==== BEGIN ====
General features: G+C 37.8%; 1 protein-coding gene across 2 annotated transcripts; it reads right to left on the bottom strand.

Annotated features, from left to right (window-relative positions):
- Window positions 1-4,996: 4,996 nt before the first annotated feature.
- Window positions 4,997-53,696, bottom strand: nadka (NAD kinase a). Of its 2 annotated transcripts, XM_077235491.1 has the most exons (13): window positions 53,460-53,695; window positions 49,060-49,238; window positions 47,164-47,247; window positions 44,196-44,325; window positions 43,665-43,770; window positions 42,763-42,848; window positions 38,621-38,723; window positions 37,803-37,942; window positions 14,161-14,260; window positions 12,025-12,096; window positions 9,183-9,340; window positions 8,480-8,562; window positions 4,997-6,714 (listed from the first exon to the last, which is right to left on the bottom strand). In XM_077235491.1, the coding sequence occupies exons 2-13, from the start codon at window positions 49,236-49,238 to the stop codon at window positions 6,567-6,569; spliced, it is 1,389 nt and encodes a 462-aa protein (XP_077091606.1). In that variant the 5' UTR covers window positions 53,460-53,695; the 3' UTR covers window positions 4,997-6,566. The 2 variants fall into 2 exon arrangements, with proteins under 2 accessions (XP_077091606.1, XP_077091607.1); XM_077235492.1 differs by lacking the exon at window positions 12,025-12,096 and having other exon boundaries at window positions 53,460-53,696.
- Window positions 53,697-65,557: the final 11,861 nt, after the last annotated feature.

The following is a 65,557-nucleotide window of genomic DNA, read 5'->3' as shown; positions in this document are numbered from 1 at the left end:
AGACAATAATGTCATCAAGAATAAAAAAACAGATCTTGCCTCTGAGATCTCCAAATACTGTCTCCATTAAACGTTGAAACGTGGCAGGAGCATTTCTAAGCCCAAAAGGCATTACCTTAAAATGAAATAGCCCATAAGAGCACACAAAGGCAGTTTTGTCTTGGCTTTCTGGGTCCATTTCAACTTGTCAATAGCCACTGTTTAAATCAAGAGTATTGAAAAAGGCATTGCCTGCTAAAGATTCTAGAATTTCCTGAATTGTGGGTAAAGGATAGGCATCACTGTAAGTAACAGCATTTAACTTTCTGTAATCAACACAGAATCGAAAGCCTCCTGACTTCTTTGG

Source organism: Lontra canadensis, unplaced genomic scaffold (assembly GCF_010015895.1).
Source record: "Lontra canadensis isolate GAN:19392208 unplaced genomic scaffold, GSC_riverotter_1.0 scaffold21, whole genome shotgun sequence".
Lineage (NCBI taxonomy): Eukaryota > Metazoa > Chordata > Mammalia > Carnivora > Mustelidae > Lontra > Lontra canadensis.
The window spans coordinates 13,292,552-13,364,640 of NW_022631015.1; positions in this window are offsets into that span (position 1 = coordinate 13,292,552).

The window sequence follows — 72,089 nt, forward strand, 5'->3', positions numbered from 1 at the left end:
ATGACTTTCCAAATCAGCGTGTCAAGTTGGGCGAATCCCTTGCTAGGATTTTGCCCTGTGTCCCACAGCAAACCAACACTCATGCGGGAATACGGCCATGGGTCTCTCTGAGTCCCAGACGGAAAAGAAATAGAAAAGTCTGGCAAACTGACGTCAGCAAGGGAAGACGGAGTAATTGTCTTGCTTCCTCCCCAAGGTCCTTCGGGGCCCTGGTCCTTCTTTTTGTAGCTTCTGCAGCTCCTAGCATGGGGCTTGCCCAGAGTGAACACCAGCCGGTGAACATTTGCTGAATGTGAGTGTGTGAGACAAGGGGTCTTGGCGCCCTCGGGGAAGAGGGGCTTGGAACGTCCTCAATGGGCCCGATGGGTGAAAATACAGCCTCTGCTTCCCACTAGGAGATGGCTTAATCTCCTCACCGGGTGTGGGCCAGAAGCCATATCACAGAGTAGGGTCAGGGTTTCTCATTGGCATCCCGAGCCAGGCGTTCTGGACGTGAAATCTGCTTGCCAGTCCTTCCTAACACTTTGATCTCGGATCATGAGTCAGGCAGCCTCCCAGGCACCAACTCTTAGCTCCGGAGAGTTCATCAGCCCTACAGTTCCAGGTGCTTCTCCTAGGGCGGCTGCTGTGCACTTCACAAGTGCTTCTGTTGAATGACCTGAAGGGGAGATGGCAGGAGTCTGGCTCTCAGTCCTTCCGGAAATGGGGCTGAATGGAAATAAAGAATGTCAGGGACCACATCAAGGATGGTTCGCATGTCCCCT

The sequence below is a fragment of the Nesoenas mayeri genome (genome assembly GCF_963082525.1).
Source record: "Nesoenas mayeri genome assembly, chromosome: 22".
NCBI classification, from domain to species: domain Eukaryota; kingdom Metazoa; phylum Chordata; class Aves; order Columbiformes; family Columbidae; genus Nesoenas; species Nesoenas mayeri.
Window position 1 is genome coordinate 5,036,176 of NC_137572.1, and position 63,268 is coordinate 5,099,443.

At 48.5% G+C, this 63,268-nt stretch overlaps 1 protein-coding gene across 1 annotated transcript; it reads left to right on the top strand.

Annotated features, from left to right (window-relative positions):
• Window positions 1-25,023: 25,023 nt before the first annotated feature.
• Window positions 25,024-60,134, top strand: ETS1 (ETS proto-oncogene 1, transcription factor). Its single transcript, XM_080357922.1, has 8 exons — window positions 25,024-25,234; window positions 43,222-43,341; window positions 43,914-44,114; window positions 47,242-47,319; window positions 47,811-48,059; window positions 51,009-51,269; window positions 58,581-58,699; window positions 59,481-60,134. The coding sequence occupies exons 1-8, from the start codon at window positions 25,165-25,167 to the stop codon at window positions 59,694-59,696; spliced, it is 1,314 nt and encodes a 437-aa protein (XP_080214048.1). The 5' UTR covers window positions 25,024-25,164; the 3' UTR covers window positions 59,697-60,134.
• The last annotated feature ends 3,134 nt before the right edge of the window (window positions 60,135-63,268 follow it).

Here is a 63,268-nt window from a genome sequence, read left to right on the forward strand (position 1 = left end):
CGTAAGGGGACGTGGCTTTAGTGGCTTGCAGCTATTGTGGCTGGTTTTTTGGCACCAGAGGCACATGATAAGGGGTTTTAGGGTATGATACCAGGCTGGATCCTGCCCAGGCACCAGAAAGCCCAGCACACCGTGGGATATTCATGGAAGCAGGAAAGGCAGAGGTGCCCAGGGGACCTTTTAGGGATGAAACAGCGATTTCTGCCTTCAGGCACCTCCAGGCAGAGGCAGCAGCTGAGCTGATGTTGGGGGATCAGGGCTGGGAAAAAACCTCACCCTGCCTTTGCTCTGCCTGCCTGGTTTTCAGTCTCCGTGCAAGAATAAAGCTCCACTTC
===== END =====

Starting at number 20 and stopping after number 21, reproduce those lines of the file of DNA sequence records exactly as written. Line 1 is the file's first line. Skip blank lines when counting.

• Window positions 1-25,023: 25,023 nt before the first annotated feature.
• Window positions 25,024-60,134, top strand: ETS1 (ETS proto-oncogene 1, transcription factor). Its single transcript, XM_080357922.1, has 8 exons — window positions 25,024-25,234; window positions 43,222-43,341; window positions 43,914-44,114; window positions 47,242-47,319; window positions 47,811-48,059; window positions 51,009-51,269; window positions 58,581-58,699; window positions 59,481-60,134. The coding sequence occupies exons 1-8, from the start codon at window positions 25,165-25,167 to the stop codon at window positions 59,694-59,696; spliced, it is 1,314 nt and encodes a 437-aa protein (XP_080214048.1). The 5' UTR covers window positions 25,024-25,164; the 3' UTR covers window positions 59,697-60,134.